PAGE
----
Posted by: Calif. Capital Defense Counsel | Jun 4, 2012 1:24:58 AM
And I suppose you're a cheerleader for murderers and rapists getting away with the crime? Grow up and leave the hyperbole somewhere else.
Posted by: MikeinCT | Jun 4, 2012 2:13:20 AM
:: "In 1997 a Taiwanese soldier was executed for murder, despite there being no evidence against him." ::
Not our problem here; our failing is the liberation of admitted and evidentially proven murders from execution due to philosophy.
"There is no such thing as a crime as the word is generally understood...I do not believe
that people are in jail because they deserve to be. They are in jail simply because
they cannot avoid it on account of circumstances which are entirely beyond
their control and for which they are in no way responsible."
~~Clarence Darrow, 1902
Posted by: Adamakis | Jun 4, 2012 9:00:53 AM
Mmmm, troll likey tasty food. Keep coming. Thanky.
Posted by: Anon | Jun 4, 2012 10:54:32 AM
Easy fix. Wrongful execution - execute the lead prosecutor for murderous incompetence. Capital cases will receive the diligence they deserve.
Posted by: d263945 | Jun 4, 2012 1:27:54 PM
"Easy fix. Wrongful execution - execute the lead prosecutor for murderous incompetence. Capital cases will receive the diligence they deserve."
Would you suggest that we execute the jurors as well? The judge? The appellate judges? Those who worked in the execution chamber? The cops who investigated the case? Why just stop with the prosecutor?
While we're at it, let's consider an erroneous acquittal in a capital case. When that happens, and the defendant does it again, should his defense lawyer get executed?
You get the point. Well, maybe you don't, but others will. There are life-threatening risks in either direction, so stomping one's feet demanding an error-free system is nothing more than juvenile ranting.
There is no consensus proof that we have executed a single innocent person in the modern era, but unarguable proof that criminals we legally could have executed, but didn't, have gone on to kill again, in prison and on the outside. What this suggests is that we are presently too careful, not too careless, in administering the DP.
Posted by: Bill Otis | Jun 4, 2012 2:56:29 PM
'There is no consensus proof that we have executed a single innocent person in the modern era'
keep repeating it enough times and maybe everyone might actually start to believe it, even more amusing, why don't you provide proof to skeptics that in fact its never happened as you claim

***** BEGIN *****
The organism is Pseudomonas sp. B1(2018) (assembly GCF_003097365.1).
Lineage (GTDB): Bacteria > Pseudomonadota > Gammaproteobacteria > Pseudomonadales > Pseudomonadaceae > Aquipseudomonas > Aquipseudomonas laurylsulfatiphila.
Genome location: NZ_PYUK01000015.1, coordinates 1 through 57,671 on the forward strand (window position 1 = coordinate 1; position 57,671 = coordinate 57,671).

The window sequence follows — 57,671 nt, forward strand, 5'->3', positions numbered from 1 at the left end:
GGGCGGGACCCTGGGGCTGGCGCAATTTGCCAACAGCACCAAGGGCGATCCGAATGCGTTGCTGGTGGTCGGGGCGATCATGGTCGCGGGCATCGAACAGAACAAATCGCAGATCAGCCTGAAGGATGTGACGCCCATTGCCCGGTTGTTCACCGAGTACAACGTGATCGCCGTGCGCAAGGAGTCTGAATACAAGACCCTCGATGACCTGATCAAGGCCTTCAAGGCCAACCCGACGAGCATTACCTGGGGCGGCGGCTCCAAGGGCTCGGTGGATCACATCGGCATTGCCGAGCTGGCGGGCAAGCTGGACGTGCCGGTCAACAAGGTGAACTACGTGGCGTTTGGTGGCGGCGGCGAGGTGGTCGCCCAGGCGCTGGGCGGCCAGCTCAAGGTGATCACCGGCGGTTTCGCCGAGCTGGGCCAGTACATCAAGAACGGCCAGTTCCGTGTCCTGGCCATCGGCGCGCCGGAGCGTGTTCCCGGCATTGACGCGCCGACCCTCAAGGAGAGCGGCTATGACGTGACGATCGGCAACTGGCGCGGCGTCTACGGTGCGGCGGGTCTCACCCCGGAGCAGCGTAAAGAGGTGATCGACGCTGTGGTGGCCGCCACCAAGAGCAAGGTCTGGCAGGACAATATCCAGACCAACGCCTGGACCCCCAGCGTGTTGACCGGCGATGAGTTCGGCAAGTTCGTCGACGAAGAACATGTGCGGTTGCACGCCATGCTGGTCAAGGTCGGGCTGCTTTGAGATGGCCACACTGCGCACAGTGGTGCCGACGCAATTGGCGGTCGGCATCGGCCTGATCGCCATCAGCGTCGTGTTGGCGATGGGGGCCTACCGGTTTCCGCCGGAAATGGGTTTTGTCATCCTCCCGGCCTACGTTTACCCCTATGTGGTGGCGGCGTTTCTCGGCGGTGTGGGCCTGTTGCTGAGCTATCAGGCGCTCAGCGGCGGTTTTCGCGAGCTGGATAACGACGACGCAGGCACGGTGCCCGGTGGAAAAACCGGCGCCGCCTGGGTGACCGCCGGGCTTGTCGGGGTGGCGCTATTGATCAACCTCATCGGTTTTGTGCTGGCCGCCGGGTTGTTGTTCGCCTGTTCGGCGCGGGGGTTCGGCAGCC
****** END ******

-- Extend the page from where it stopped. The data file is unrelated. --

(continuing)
Posted by: Brit | Jun 4, 2012 7:52:17 PM
You have merely to cite the case in the post-Greg era (now 36 years old) in which there is proof accepted by a consensus (consensus does not mean advocacy websites with a predetermined point of view) that we have executed an innocent person.
Roger Keith Coleman? Sure. Troy Davis? Right -- only read the district court's 172 page opinion and account for the fact that, after it was issued, Davis couldn't scramble up a single vote on the same Supreme Court that had ordered the extraordinary remedy of a district court remand to assess the actual innocence claim.
CONSENSUS proof. Let's see it. Should I wait?
In the meantime, could you suggest some fact-based reason we should not have executed McVeigh or the hundreds of others where no sensate person doubted factual guilt?
Posted by: Bill Otis | Jun 4, 2012 10:06:15 PM
we don't need websites or courts to tell us at least ONE has been murdered by the state while innocent!
The FACTS tell us that! if only 5% of all criminal convictions are FACTUALLY innocent! and that same number is present in thsoe convicted and executed ...well GUESS WHAT! we HAVE killed an innocent!
I don't need to prove it's not happened! Sorry under our constution in any interaction between the state and it's citizens the BURDEN is ON THE STATE!
I admit it was never thought to be used in this type of situation but when it was written the founding fathers could never have even begun to imagine what a big bunch of habitual lieing sacks of shit would now be running this country from the whitehouse right down to the cops on the beat!
Posted by: rodsmith | Jun 5, 2012 7:50:53 PM